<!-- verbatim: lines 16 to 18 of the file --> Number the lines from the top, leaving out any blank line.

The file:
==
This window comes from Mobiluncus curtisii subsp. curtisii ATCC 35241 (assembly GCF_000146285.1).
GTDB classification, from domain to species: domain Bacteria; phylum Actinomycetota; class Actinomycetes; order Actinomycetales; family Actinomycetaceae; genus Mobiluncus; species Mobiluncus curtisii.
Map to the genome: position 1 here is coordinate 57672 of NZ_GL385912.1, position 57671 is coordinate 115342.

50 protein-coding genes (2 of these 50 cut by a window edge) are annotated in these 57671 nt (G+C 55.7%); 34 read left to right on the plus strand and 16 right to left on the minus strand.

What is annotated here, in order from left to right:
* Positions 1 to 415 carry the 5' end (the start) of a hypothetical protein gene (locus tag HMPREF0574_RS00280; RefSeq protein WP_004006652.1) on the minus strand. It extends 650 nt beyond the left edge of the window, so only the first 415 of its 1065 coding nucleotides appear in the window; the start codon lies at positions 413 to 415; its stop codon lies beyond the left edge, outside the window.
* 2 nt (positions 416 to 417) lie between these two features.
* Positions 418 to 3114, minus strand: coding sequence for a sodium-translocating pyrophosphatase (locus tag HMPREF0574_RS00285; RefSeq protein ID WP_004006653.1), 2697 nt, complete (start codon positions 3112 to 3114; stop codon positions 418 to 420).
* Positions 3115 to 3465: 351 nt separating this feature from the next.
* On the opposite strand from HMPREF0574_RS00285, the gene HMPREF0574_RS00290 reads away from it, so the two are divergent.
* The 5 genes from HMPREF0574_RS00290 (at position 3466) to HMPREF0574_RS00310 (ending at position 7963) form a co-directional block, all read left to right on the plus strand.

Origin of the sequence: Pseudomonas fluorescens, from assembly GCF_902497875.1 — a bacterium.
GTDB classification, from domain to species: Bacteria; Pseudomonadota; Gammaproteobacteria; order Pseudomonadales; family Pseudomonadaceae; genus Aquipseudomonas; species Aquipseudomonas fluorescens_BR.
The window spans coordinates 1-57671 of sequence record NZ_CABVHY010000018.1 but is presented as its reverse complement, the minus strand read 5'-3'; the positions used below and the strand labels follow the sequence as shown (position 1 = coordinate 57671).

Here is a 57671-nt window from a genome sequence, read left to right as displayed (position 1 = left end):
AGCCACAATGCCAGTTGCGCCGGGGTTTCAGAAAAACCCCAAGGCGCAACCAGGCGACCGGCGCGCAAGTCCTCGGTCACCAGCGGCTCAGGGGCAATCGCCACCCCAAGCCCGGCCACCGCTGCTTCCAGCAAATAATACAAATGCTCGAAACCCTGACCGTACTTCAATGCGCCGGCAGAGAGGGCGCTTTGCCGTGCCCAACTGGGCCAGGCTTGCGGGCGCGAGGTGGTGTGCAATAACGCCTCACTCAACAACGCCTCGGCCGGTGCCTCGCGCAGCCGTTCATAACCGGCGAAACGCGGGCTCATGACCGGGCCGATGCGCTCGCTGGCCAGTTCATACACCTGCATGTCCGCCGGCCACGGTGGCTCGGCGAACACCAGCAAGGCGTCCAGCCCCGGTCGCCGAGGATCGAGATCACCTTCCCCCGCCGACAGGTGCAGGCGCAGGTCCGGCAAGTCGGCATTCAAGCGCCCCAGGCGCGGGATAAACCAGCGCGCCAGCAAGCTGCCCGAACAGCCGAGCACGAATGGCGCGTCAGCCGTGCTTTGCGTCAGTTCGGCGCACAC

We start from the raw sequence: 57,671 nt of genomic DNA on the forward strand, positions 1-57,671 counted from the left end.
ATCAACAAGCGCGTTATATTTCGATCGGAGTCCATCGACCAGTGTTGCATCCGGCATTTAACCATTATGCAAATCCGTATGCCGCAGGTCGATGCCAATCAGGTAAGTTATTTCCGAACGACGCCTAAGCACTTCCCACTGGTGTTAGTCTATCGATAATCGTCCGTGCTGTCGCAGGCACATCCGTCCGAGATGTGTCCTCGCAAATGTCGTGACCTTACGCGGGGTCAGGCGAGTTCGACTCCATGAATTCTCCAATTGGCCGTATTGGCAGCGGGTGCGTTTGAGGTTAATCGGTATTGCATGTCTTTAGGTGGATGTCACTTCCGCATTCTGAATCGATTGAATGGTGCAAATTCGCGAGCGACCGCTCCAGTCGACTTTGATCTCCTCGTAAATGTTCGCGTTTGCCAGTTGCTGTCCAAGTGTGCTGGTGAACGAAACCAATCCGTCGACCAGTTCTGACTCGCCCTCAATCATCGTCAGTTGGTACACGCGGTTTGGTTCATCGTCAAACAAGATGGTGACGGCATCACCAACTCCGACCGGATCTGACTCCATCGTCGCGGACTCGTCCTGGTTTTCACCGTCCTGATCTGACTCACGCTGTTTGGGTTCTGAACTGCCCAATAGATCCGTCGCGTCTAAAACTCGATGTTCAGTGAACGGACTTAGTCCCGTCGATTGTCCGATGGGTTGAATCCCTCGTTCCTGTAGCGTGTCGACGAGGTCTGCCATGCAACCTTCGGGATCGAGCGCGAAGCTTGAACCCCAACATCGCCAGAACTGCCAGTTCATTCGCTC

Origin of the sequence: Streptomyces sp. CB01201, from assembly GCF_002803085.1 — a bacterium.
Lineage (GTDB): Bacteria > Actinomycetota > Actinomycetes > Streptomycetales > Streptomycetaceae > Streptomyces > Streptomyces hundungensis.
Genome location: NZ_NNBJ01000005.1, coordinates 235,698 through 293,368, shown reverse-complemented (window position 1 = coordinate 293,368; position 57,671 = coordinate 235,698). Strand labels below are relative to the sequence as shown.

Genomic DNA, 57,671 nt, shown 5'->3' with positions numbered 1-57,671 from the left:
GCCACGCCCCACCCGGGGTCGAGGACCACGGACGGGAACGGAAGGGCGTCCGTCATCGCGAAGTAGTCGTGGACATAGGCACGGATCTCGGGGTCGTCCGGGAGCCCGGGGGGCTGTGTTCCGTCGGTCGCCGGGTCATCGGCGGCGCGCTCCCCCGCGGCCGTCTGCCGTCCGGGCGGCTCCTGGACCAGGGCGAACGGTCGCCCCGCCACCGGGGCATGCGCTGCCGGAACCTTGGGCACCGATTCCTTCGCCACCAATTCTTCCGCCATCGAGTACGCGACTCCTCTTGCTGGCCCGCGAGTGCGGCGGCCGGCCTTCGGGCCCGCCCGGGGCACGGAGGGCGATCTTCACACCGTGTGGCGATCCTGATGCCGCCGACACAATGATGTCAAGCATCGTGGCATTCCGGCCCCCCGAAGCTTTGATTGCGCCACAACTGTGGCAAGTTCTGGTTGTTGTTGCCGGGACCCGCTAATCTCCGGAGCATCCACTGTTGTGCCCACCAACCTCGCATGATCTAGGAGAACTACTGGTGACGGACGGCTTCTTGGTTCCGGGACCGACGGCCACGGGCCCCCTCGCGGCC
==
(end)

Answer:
AGCCACAATGCCAGTTGCGCCGGGGTTTCAGAAAAACCCCAAGGCGCAACCAGGCGACCGGCGCGCAAGTCCTCGGTCACCAGCGGCTCAGGGGCAATCGCCACCCCAAGCCCGGCCACCGCTGCTTCCAGCAAATAATACAAATGCTCGAAACCCTGACCGTACTTCAATGCGCCGGCAGAGAGGGCGCTTTGCCGTGCCCAACTGGGCCAGGCTTGCGGGCGCGAGGTGGTGTGCAATAACGCCTCACTCAACAACGCCTCGGCCGGTGCCTCGCGCAGCCGTTCATAACCGGCGAAACGCGGGCTCATGACCGGGCCGATGCGCTCGCTGGCCAGTTCATACACCTGCATGTCCGCCGGCCACGGTGGCTCGGCGAACACCAGCAAGGCGTCCAGCCCCGGTCGCCGAGGATCGAGATCACCTTCCCCCGCCGACAGGTGCAGGCGCAGGTCCGGCAAGTCGGCATTCAAGCGCCCCAGGCGCGGGATAAACCAGCGCGCCAGCAAGCTGCCCGAACAGCCGAGCACGAATGGCGCGTCAGCCGTGCTTTGCGTCAGTTCGGCGCACAC

We start from the raw sequence: 57,671 nt of genomic DNA on the forward strand, positions 1-57,671 counted from the left end.
ATCAACAAGCGCGTTATATTTCGATCGGAGTCCATCGACCAGTGTTGCATCCGGCATTTAACCATTATGCAAATCCGTATGCCGCAGGTCGATGCCAATCAGGTAAGTTATTTCCGAACGACGCCTAAGCACTTCCCACTGGTGTTAGTCTATCGATAATCGTCCGTGCTGTCGCAGGCACATCCGTCCGAGATGTGTCCTCGCAAATGTCGTGACCTTACGCGGGGTCAGGCGAGTTCGACTCCATGAATTCTCCAATTGGCCGTATTGGCAGCGGGTGCGTTTGAGGTTAATCGGTATTGCATGTCTTTAGGTGGATGTCACTTCCGCATTCTGAATCGATTGAATGGTGCAAATTCGCGAGCGACCGCTCCAGTCGACTTTGATCTCCTCGTAAATGTTCGCGTTTGCCAGTTGCTGTCCAAGTGTGCTGGTGAACGAAACCAATCCGTCGACCAGTTCTGACTCGCCCTCAATCATCGTCAGTTGGTACACGCGGTTTGGTTCATCGTCAAACAAGATGGTGACGGCATCACCAACTCCGACCGGATCTGACTCCATCGTCGCGGACTCGTCCTGGTTTTCACCGTCCTGATCTGACTCACGCTGTTTGGGTTCTGAACTGCCCAATAGATCCGTCGCGTCTAAAACTCGATGTTCAGTGAACGGACTTAGTCCCGTCGATTGTCCGATGGGTTGAATCCCTCGTTCCTGTAGCGTGTCGACGAGGTCTGCCATGCAACCTTCGGGATCGAGCGCGAAGCTTGAACCCCAACATCGCCAGAACTGCCAGTTCATTCGCTC